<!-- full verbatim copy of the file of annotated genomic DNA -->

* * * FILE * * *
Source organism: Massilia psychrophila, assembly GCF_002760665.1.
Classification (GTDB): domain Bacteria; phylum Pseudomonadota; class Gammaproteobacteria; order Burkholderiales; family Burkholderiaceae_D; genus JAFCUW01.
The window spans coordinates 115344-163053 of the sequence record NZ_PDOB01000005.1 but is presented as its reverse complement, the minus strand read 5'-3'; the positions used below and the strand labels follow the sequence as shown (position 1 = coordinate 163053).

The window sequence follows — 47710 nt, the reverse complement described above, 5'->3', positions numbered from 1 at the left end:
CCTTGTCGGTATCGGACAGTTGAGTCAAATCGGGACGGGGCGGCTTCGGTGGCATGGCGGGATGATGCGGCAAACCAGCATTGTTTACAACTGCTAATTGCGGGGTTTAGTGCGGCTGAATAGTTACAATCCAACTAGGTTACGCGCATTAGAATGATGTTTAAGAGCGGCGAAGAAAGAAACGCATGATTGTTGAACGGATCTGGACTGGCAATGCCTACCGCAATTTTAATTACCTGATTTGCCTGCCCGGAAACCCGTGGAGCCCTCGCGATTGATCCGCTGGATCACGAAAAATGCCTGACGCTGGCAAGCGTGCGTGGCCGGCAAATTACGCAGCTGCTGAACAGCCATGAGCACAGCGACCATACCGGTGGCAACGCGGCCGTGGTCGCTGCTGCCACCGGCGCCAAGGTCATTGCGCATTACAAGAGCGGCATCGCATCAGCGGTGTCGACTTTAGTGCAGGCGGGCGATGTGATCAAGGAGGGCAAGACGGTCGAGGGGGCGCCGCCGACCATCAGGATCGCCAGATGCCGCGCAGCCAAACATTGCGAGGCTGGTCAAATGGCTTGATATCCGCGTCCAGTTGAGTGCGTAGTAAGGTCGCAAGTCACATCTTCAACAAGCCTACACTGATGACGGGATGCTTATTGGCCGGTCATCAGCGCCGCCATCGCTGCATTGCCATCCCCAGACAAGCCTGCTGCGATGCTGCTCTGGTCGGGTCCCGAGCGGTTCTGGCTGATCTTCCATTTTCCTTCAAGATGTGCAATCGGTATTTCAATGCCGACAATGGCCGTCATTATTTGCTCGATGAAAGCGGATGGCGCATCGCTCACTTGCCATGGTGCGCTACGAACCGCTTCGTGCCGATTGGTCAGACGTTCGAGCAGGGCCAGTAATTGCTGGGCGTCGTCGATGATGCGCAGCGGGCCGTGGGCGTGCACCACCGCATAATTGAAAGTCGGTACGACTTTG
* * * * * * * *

Source organism: Massilia psychrophila, assembly GCF_002760665.1.
Classification (GTDB): domain Bacteria; phylum Pseudomonadota; class Gammaproteobacteria; order Burkholderiales; family Burkholderiaceae_D; genus JAFCUW01.
The window spans coordinates 115344-163053 of the sequence record NZ_PDOB01000005.1 but is presented as its reverse complement, the minus strand read 5'-3'; the positions used below and the strand labels follow the sequence as shown (position 1 = coordinate 163053).

The window sequence follows — 47710 nt, the reverse complement described above, 5'->3', positions numbered from 1 at the left end:
CCTTGTCGGTATCGGACAGTTGAGTCAAATCGGGACGGGGCGGCTTCGGTGGCATGGCGGGATGATGCGGCAAACCAGCATTGTTTACAACTGCTAATTGCGGGGTTTAGTGCGGCTGAATAGTTACAATCCAACTAGGTTACGCGCATTAGAATGATGTTTAAGAGCGGCGAAGAAAGAAACGCATGATTGTTGAACGGATCTGGACTGGCAATGCCTACCGCAATTTTAATTACCTGATTTGCCTGCCCGGAAACCCGTGGAGCCCTCGCGATTGATCCGCTGGATCACGAAAAATGCCTGACGCTGGCAAGCGTGCGTGGCCGGCAAATTACGCAGCTGCTGAACAGCCATGAGCACAGCGACCATACCGGTGGCAACGCGGCCGTGGTCGCTGCTGCCACCGGCGCCAAGGTCATTGCGCATTACAAGAGCGGCATCGCATCAGCGGTGTCGACTTTAGTGCAGGCGGGCGATGTGATCAAGGAGGGCAAGACGGTCGAGGGGGCGCCGCCGACCATCAGGATCGCCAGATGCCGCGCAGCCAAACATTGCGAGGCTGGTCAAATGGCTTGATATCCGCGTCCAGTTGAGTGCGTAGTAAGGTCGCAAGTCACATCTTCAACAAGCCTACACTGATGACGGGATGCTTATTGGCCGGTCATCAGCGCCGCCATCGCTGCATTGCCATCCCCAGACAAGCCTGCTGCGATGCTGCTCTGGTCGGGTCCCGAGCGGTTCTGGCTGATCTTCCATTTTCCTTCAAGATGTGCAATCGGTATTTCAATGCCGACAATGGCCGTCATTATTTGCTCGATGAAAGCGGATGGCGCATCGCTCACTTGCCATGGTGCGCTACGAACCGCTTCGTGCCGATTGGTCAGACGTTCGAGCAGGGCCAGTAATTGCTGGGCGTCGTCGATGATGCGCAGCGGGCCGTGGGCGTGCACCACCGCATAATTGAAAGTCGGTACGACTTTG